On a bright blue-sky Tuesday evening, Esther Garrett Hamilton returned to her family, close friends and Lord on Oct. 1, 2019. An intelligent, kind, accepting and energetic woman, she loved learning, valued friends and treasured family. Esther passed away quietly as she wished, at home, having enjoyed a good day amongst loving caregivers and family. She was blessed to have lived on the West Side for all but ten of her one-hundred-and-one years, building life-long friendships and creating priceless family moments.
Born, April 27, 1918, in San Francisco, CA, during World War I, to Charles and Anna (Solomon) Garrett of Williams, CA, she spent her first three years on the family’s dairy before they eventually settled in Vernalis, CA. The youngest of four children, she greatly admired her much older brother, Robert; sister, Annabelle and half-sister, Helen. From their parents, they learned to do their best, try their hardest and to help those in need. Anna and Charles taught at Rising Sun School from 1923 to their retirement in 1940. Esther grew up living in the remodeled teacherage with the Rising Sun school grounds as her play yard. An exceptional student, she attended local schools, graduating from Rising Sun at twelve and Patterson High School, at sixteen. She was editor of the yearbook her senior year and active in offices and clubs. She followed her mother, brother, and sister to U. C. Berkeley, where she played on the tennis team as a freshman. A natural athlete, her tennis skills and grace were to serve her well on the courts into her seventies. At the end of her freshman year, she married her high school sweetheart, Glenn H. Hamilton, son of a pioneer West Side ranching family. Esther transferred to Stanford University, where she and Glenn started a family. She juggled being a wife, mother and student, while working as a bookkeeper earning $.25 an hour. Graduating in 1939, they moved from San Francisco to southern California as Glenn moved up in Carnation Company management and she typed his company reports late into the night. For Esther and Glenn, family was key and they returned to the Hamilton ranch near Westley in 1942 when Glenn and his brothers took over running the ranch from their ailing father. She cradled the growing family, mastering the endless mounds of diapers, laundry and dishes.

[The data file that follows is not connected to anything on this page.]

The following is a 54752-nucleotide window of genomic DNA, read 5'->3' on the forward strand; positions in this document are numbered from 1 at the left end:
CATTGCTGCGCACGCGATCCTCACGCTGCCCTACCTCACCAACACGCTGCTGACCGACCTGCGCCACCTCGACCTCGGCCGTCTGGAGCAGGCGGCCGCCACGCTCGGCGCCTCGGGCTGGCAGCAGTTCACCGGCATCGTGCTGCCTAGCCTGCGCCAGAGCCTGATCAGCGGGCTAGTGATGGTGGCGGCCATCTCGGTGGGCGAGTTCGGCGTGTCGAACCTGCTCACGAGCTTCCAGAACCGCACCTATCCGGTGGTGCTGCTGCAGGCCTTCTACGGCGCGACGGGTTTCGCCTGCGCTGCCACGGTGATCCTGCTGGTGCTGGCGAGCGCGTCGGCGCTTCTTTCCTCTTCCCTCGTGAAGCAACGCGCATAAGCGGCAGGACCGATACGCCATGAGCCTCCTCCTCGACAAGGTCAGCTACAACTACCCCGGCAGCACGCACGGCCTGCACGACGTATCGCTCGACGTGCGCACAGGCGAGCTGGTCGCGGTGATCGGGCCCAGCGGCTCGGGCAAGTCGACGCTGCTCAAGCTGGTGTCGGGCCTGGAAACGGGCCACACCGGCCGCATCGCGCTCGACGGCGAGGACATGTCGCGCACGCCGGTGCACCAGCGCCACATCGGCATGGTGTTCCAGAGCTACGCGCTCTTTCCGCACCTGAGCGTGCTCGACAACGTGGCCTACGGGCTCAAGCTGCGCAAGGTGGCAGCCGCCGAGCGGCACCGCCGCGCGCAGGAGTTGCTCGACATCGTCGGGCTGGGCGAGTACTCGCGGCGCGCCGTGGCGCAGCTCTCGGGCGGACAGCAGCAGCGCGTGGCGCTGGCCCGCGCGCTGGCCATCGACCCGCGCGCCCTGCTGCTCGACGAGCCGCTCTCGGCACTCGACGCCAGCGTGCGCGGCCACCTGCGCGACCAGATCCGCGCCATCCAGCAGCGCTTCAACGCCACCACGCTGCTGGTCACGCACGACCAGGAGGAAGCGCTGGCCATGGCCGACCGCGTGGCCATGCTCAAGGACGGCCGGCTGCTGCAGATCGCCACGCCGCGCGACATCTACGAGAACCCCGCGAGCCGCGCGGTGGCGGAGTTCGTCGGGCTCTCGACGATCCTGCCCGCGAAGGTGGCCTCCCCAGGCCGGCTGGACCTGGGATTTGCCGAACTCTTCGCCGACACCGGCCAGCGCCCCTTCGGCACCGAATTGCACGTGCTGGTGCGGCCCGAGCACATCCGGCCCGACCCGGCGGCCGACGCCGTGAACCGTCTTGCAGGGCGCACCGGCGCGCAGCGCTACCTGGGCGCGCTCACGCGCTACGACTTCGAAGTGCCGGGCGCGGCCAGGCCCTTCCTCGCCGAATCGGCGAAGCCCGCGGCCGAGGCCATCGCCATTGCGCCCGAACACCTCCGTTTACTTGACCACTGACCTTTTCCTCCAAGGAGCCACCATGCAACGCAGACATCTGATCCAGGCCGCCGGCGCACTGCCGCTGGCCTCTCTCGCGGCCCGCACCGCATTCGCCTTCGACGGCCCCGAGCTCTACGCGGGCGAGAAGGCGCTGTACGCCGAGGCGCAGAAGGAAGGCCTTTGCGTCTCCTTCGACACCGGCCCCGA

Esther and Glenn were to live on the West Side and raise a family of eight children over the next thirty years. They gave their children great freedom to explore within limits, creating warm memories of ranch life and conversations over nightly sit-down dinners. From an early age, she provided her children with a creative view of the world, filling the home with classic books, three daily newspapers, multiple magazines, recordings that spanned the Dorseys, Disney and Dvorak and art prints that could be found on the walls of castles, churches and cafes the world over.
The family moved from the ranch in 1961 into Patterson where Esther was to continue to live for the next fifty-eight years. She set an example of “can do” spirit, filling the house with valued family traditions and rescued treasures. She sewed costumes and clothing, refurbished distressed furniture, recovered walls in need of updating and laid down new linoleum, making a “house” a “home.” She stirred pots of savory sauces and divided up legendary sticky rolls among the eagerly offered plates. Esther took pride in daily dishing out well-balanced nutritious meals, usually made without a recipe, always filled with love. She did this while teaching and doing everyday household chores. Her children watched and learned to appreciate the possibilities and offerings of a life well lived.
Esther was a life-long advocate of education and community participation. She taught seventh grade and special education at Grayson and Las Palmas Schools for over twenty-five years. All her children graduated from college; five became teachers. She was a long-term member and officer in the local parent/teacher associations (PTA), the Patterson Study Club, Patterson Bridge Club and the Federated Church, where she was an elder. Beginning in the late 1940s, Esther and Glenn were active at the Del Rio Country Club and the Turlock Country Club. As a life member of the Patterson Historical Society, she helped preserve local stories writing articles for the society’s bulletin, The Gateway. Esther acted upon her dream of being a writer by taking classes, engaging an agent and writing poems for her grandchildren as well as submitting short stories to magazines. She also greatly enjoyed being a part of a local writing group. In 1961, believing it was a wonderful opportunity to open the family and community to a wider world, she and Glenn welcomed an Ethiopian American Field Service (AFS) student, Fana Hapteab, into the family, echoing her love of people and future adventures.